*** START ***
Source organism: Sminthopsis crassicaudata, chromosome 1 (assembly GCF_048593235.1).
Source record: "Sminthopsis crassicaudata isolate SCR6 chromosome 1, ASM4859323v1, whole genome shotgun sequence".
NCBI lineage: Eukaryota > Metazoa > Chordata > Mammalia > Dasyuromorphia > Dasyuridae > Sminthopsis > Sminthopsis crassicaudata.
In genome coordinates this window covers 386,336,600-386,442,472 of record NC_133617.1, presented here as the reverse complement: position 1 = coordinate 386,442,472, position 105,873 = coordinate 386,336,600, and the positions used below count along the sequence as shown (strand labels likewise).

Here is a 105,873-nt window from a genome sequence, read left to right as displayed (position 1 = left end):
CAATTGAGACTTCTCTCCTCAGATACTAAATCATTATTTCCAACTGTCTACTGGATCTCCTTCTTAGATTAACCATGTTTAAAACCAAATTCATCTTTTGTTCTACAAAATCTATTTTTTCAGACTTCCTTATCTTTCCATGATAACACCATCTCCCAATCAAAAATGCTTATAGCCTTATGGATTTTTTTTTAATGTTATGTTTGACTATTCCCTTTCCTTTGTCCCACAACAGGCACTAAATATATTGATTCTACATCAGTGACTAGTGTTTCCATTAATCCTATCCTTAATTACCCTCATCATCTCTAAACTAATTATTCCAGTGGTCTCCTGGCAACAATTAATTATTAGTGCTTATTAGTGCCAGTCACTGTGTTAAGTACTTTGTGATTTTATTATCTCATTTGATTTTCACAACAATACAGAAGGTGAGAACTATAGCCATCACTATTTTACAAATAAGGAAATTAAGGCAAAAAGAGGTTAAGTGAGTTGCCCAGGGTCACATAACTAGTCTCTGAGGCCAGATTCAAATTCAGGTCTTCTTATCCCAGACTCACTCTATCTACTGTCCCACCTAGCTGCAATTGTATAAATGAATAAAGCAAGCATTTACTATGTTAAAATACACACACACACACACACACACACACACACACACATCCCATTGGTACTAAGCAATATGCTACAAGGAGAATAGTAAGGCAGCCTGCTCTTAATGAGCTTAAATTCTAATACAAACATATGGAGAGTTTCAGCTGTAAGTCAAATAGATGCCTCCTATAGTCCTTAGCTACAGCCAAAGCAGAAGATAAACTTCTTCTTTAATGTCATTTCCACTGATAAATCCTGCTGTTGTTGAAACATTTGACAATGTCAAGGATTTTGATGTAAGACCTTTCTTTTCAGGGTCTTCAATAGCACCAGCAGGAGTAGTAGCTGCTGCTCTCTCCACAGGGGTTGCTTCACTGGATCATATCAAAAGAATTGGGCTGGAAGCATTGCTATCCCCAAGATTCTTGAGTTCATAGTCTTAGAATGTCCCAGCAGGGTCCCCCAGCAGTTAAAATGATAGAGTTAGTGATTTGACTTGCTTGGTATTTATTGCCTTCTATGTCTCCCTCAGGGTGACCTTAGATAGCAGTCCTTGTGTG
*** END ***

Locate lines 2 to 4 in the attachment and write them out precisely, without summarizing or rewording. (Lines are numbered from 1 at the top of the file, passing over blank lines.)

Source record: "Sminthopsis crassicaudata isolate SCR6 chromosome 1, ASM4859323v1, whole genome shotgun sequence".
NCBI lineage: Eukaryota > Metazoa > Chordata > Mammalia > Dasyuromorphia > Dasyuridae > Sminthopsis > Sminthopsis crassicaudata.
In genome coordinates this window covers 386,336,600-386,442,472 of record NC_133617.1, presented here as the reverse complement: position 1 = coordinate 386,442,472, position 105,873 = coordinate 386,336,600, and the positions used below count along the sequence as shown (strand labels likewise).